The new method aims to give as much credit as is reasonable (as most instructors would) by focusing on what we’re calling chains—that is, two or more correctly-ordered items in a row. First, we locate the longest chain. Then, we use it to figure out whether or not other chains before it or after it are in order. Anything not in a chain is incorrect.
This method worked well overall, but there were a couple wrinkles to iron out. One was that the first and last items in the list are at a disadvantage when it comes to chaining: each has only one neighbor to chain with, and so are less likely to be counted as correct. This was solved by treating the top and bottom boundaries of the list as non-credit positions. In other words, if the first or last item is in the correct position it always counts as being in a chain, and receives credit.
The other wrinkle: a response could have more than one longest chain. Depending on which chain you started with it was possible to come up with a different number of points. Here, starting with the first chain leads to a lower score:
We solved this by grading the question multiple times, as it were. We look at each chain, and then look at the position of each chain in the answer. We then see which chain to use as a starting point to grant the most credit.
There's also a very, very remote possibility that the most credit would be awarded by starting with the second-longest chain. So we also try grading using every longest chain and every chain with one fewer item than the longest chain, just in case.
We’re happy to announce this as the new (and hopefully final) method for assigning partial credit to put-in-order questions.
Now, partial credit is, after all, just an option on a feature. But the time we spent working it out and building it is worth it. Professors rely on Populi to save them time with the mundane things (like test-grading), but some of the mundane things are hard to nail. It's actually quite a challenge to replicate a teacher's intuition with rigid, literal software code.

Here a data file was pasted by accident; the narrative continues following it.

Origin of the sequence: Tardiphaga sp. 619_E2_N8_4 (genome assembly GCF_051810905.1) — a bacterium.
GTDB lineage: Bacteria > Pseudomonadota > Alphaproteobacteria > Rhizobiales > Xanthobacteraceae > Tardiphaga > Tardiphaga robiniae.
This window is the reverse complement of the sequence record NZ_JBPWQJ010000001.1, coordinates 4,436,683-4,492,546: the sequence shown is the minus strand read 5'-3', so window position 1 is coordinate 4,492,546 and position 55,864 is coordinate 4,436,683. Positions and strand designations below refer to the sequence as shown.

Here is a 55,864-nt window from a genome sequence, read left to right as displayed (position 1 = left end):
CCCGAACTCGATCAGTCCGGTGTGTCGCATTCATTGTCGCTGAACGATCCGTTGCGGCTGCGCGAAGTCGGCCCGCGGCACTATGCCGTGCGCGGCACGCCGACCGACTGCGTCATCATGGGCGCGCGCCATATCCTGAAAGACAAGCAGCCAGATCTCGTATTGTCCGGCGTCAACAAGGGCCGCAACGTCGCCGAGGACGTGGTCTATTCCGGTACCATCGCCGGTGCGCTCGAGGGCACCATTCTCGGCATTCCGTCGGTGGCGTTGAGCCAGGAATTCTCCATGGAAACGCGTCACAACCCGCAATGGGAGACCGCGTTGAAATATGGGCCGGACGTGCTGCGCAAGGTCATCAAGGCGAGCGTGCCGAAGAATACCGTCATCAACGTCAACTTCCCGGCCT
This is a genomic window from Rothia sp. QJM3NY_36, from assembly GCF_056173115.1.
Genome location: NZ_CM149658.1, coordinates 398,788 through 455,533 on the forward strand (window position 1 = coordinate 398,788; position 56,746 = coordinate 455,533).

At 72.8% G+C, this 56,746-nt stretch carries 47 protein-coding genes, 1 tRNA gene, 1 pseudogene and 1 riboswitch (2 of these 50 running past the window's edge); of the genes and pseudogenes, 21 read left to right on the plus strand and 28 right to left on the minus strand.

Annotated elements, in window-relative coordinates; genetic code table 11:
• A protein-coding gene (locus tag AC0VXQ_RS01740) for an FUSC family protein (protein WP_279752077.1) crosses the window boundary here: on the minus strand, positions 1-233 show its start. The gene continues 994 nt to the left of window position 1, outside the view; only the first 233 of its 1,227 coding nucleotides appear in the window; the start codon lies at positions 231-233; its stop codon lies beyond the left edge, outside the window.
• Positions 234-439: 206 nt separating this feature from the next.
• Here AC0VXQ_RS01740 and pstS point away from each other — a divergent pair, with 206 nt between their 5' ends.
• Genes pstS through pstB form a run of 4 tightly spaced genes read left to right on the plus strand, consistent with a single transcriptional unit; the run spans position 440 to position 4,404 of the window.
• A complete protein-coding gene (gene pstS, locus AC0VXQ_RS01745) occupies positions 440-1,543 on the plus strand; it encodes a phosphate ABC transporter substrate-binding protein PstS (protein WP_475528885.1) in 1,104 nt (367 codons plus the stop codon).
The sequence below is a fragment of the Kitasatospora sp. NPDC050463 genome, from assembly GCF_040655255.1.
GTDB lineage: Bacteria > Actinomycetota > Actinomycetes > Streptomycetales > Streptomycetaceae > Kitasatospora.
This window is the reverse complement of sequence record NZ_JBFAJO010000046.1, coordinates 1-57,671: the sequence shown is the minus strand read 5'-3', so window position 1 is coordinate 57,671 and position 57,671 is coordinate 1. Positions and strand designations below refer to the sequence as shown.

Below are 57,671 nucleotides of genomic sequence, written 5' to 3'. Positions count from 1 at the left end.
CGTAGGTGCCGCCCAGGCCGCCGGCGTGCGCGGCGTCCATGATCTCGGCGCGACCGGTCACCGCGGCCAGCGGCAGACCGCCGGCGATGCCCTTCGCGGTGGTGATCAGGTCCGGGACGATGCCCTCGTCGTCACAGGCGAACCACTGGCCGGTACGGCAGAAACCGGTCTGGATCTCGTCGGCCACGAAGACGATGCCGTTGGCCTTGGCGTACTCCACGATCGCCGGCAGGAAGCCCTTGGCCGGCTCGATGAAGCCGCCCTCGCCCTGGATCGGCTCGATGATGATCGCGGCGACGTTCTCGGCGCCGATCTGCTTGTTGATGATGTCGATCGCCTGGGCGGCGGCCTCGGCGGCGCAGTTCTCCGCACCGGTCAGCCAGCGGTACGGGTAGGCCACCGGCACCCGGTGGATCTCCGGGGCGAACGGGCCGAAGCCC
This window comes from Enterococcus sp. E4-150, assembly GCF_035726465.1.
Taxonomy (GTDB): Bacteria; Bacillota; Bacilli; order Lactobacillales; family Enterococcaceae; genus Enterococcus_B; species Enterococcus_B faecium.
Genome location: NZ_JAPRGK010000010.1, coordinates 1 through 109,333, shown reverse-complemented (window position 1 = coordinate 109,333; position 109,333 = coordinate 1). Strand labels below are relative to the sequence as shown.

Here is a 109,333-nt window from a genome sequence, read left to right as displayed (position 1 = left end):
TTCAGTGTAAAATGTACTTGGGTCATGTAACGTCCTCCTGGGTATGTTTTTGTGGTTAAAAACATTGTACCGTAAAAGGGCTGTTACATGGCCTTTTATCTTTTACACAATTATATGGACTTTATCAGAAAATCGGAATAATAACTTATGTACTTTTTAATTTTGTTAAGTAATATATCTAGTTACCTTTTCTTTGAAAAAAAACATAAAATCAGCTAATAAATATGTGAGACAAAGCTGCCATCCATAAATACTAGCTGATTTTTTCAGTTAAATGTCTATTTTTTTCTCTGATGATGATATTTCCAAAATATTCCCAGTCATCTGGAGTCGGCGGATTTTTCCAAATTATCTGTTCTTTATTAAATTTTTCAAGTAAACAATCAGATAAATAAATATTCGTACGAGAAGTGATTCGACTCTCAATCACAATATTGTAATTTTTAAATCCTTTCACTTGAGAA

As a bonus, we now show which items were marked incorrect in the test history view so students and teachers can see how the partial-credit grade was derived.
Editor's Note: As you suspected, Yes—the title of this article can be sung to the tune of Supercalifragilisticexpialidocious from Mary Poppins.
Doing what we do best, we're pleased to announce that we've yet again given everyone more free file storage. Have a gander at our Pricing page if you don't believe us.
If you used to pay for storage above your plan's limit, you're probably paying nothing for those files now. And if you've been holding back from uploading files for fear of passing your limit, well, fear no longer—each plan has a lot of free storage.
In case you didn't know, you can do a lot of stuff with files. You can embed audio and video files in your courses so your students can stream them anywhere on almost any device. Faculty and students can upload and exchange assignment files—and instructors can even annotate documents with feedback. Plus there's all the humdrum stuff—files in the Activity Feed, the Files app, profile pictures, application files... and so on.
Since files are such an important part of how our customers use Populi, we're happy to give everyone more opportunity to take full advantage of the functionality—without having to pay extra.
Early in the morning of Friday, August 1, we released a number of upgrades to student billing together with a smattering of improvements to other areas of Populi. Here's the low-down:
We gave tuition schedules some new features and changed how they relate to courses and programs.
Refunds are altogether better and more usable than they used to be:
New fee rules for course delivery method and term name (e.g., the fee only triggers in the Fall term) give you new options for automating fees.
You can now edit the posted date of a transaction at the time that you add it. So, when you invoice charges, you can change the posted date; or when you run a financial aid batch disbursement, you can change the posted date for those transactions. And so on...
The preset IPEDS reports in Academics > Reporting got a couple of nice upgrades.
Read about all of the week's updates (including bugfixes) in the Release Notes.